Friday, February 22, 2008

Once-endangered gray wolves lose protected status, now fair game for hunters in Rockies

Last month, we mentioned the U.S. Fish and Wildlife Service was concerned about the impact of the gray wolves on elk herds in the Northern Rockies. As a result, the USFWS eased hunting rules to allow state wildlife agencies and livestock owners to kill the endangered gray wolves if they were affecting elk populations or killing pets or livestock. This week, the FWS removed the gray wolves from the endangered species list, thus making the wolves fair game for all hunters next fall in Idaho, Montana and Wyoming, reports Tami Abdollah of the Los Angeles Times. (FWS photo)

"Gray wolves once were plentiful from central Mexico to the Arctic, but were killed off for decades, and by the 1930s had virtually disappeared from the American West," Abdollah writes. "In 1974, they were listed as endangered. Since then about $27 million has been spent by the federal government to conserve the wolves."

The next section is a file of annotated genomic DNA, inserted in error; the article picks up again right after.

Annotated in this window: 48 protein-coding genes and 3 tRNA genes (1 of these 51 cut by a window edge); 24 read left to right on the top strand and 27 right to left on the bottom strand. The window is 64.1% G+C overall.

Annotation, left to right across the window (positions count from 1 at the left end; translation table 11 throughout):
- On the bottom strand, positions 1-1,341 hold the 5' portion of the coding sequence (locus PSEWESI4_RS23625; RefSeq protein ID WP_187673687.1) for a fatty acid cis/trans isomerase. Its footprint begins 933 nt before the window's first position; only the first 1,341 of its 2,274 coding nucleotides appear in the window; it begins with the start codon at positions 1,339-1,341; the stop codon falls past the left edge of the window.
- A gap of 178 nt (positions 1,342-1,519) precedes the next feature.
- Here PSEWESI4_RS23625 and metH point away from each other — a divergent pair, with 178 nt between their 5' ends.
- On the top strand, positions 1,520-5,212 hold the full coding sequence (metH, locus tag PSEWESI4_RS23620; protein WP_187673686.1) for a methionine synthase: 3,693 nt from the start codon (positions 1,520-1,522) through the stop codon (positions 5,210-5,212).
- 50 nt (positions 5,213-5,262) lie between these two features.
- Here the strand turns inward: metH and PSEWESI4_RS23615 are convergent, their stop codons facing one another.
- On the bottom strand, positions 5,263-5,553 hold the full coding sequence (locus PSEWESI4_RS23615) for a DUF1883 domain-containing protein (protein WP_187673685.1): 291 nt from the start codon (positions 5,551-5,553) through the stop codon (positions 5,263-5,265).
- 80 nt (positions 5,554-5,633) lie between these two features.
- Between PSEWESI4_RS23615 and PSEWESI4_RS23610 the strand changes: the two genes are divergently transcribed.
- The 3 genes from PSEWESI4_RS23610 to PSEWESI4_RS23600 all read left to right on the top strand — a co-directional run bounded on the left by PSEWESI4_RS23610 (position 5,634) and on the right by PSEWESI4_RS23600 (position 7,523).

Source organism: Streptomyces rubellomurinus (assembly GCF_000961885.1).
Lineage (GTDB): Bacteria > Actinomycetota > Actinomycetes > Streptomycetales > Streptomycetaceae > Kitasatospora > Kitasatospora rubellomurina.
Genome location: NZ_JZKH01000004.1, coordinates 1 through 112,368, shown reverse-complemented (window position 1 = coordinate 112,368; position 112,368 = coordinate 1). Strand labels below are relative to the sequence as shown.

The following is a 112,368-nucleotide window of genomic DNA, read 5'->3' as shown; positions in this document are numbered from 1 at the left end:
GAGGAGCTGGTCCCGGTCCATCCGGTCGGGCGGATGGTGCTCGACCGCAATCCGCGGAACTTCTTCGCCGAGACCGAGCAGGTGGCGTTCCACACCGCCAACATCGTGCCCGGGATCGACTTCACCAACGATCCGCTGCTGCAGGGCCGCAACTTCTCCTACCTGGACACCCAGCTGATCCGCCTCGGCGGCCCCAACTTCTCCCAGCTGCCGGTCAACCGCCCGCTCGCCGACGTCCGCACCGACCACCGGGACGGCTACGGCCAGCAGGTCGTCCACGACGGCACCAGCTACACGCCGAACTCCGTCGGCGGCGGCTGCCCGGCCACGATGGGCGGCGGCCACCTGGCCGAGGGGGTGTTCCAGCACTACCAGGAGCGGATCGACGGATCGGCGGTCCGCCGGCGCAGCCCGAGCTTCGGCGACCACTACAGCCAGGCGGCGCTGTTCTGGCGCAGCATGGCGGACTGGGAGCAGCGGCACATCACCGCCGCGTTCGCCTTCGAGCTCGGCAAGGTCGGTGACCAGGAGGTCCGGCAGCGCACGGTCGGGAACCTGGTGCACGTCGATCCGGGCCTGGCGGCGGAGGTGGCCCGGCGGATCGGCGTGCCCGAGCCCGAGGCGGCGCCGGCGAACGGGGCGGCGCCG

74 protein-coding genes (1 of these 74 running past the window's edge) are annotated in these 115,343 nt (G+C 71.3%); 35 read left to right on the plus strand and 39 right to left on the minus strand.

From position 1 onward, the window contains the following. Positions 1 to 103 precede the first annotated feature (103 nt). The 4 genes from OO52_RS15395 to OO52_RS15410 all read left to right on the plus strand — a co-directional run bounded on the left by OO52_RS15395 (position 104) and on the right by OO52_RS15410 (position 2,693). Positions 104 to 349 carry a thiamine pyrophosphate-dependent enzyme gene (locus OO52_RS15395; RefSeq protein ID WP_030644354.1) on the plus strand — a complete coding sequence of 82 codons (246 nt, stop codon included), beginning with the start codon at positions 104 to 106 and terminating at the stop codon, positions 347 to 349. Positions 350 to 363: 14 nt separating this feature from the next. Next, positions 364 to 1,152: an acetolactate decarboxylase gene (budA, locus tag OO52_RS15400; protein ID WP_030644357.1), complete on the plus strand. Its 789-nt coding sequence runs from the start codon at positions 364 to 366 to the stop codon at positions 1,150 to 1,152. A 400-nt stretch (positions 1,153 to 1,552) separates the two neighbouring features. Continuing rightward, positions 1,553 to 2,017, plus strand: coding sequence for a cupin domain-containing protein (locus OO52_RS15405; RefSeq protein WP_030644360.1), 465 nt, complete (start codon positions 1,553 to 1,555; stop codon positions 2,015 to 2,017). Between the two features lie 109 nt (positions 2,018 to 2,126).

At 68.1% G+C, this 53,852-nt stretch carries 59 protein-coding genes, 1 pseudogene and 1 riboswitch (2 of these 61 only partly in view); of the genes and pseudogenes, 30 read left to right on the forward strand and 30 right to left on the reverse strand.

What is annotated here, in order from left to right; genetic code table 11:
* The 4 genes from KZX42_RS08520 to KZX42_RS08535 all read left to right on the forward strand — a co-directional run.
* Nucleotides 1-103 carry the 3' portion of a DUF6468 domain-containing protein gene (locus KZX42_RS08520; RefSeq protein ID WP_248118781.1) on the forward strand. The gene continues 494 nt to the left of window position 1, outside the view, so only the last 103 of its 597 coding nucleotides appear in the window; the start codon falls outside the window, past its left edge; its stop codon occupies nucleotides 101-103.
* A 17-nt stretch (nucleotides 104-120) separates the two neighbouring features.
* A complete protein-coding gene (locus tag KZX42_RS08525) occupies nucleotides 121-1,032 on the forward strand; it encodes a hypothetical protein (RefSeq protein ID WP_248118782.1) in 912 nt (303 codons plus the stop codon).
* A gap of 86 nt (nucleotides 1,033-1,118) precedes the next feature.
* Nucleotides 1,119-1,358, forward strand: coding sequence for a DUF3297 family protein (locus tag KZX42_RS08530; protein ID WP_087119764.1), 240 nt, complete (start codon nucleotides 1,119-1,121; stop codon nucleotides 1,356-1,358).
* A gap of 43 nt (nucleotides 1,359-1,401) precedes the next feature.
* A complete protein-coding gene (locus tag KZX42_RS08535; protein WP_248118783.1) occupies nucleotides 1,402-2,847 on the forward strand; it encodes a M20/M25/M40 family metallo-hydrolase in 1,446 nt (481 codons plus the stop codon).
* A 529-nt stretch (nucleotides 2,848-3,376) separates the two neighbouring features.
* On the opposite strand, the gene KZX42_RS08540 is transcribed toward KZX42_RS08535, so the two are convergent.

Since then, the gray wolf population has surpassed the goal of 300 and grown to more than 1,500, and the FWS said the population is expected grow by 24 percent annually. Last year, the wolves were de-listed in Wisconsin, Michigan and Minnesota. That decision is being challenged in court, and environmental groups plan lawsuits against this decision as well. "Environmental groups were dismayed by the decision, calling it shortsighted and a political concession to ranching and hunting interests," Abdollah writes. (Read more)

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